We invite the community gather again on May 15th at UCLA to both expand the conversation and to add new voices into the mix. We’re going to include people joining us from video conference from other cities and locations. We’re going to include new parties — and parties with different perspectives. And we’re going to include roundtable conversations, where the conversation will come out into and with the audience.

We invite you to join us for this community event at the Charles Young Research Library at the UCLA campus. The event will be free, along with the support from our community and marketing sponsors.

The Schedule

Sessions and the full schedule will be posted mid-April.

 

FREE REGISTRATION (INCLUDING ONLINE STREAMING OF CONFERENCE)

A (Long) Announcement For Music Industry Entrepreneurs

This month, 7 years ago, I was abruptly laid off from my role as VP of Marketing & Strategic Partnerships and General Manager of Music of a half-billion dollar US retail chain. Although the lay-off occured as a result of a company reorganization following an M&A transaction, it still came as a surprise.

That was a pivotal moment in my life as it set off a series of events that began with me founding my first music tech start-up (Maven Promo, formely ChazBo Music) and has continued with me earning a master’s degree in music industry administration; helping dozens of music industry entrepreneurs from around the world develop, launch, or scale their business in the music and digital media industries; entering the world of academia as an educator at some of the top universities on the US West Coast; and selling three companies in the music industry.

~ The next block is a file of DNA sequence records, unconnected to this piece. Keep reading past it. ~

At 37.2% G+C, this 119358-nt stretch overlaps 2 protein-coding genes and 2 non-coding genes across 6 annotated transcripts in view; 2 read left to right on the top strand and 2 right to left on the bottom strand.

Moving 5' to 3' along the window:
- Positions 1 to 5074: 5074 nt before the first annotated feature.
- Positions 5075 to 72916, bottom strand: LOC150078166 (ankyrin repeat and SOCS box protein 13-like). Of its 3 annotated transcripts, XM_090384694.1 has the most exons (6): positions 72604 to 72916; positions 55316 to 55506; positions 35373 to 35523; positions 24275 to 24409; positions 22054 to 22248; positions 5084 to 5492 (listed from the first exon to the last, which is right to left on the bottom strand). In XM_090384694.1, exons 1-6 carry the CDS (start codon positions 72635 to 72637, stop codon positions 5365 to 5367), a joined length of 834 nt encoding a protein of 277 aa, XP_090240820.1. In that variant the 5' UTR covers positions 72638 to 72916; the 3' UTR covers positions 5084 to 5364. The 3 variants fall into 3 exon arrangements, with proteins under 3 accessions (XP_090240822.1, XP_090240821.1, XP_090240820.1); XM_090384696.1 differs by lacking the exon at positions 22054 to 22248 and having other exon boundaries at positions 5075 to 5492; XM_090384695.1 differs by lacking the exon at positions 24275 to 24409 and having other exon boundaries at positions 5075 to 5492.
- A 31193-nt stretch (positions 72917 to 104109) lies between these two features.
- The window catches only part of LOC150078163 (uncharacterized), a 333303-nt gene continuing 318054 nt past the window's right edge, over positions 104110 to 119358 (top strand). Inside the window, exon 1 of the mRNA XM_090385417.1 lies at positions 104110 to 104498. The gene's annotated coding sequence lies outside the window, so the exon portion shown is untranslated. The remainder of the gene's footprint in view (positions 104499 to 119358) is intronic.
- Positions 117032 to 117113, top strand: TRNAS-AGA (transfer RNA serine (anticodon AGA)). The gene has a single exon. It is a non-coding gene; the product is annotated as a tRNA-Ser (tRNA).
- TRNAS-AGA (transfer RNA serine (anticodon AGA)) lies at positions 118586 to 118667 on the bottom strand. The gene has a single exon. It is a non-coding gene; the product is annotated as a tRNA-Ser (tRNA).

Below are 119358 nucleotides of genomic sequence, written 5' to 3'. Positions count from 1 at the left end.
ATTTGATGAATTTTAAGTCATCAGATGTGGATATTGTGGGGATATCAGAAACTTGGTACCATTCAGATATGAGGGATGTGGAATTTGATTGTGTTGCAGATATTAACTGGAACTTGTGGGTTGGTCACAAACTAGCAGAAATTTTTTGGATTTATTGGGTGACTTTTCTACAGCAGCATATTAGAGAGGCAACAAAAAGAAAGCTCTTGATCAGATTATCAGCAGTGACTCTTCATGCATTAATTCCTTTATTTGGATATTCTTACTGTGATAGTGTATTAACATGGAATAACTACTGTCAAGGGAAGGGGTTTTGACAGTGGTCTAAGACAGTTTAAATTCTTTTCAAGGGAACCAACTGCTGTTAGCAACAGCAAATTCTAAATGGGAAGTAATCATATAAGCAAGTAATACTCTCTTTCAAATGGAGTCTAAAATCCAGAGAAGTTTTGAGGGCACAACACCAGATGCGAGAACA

Today, 7 years after having my sense of security stripped from under me and 11 years after founding my first music industry business (I owned and operated an artist management company, a music publishing company, and an independent record label while simultaneously leading marketing and music at the US retail chain referenced above), I am humbled and amazed by what I’ve been able to accomplish for myself and for others in such a short period of time.

I’ve been entrepreneurial since I was a youth, but it has been in the last several years that the grunt work and endless sleepless nights have paid off.

I believe in paying it forward. I believe that some of the best lessons are the failures and successes of those who’ve walked the path before you. And I believe that curating these lessons and supplementing them with actionable insights and fundametal principles can help the most dedicated individuals change their outcomes. To this end, I am proud of the work I’ve been able to do in academia and busines coaching.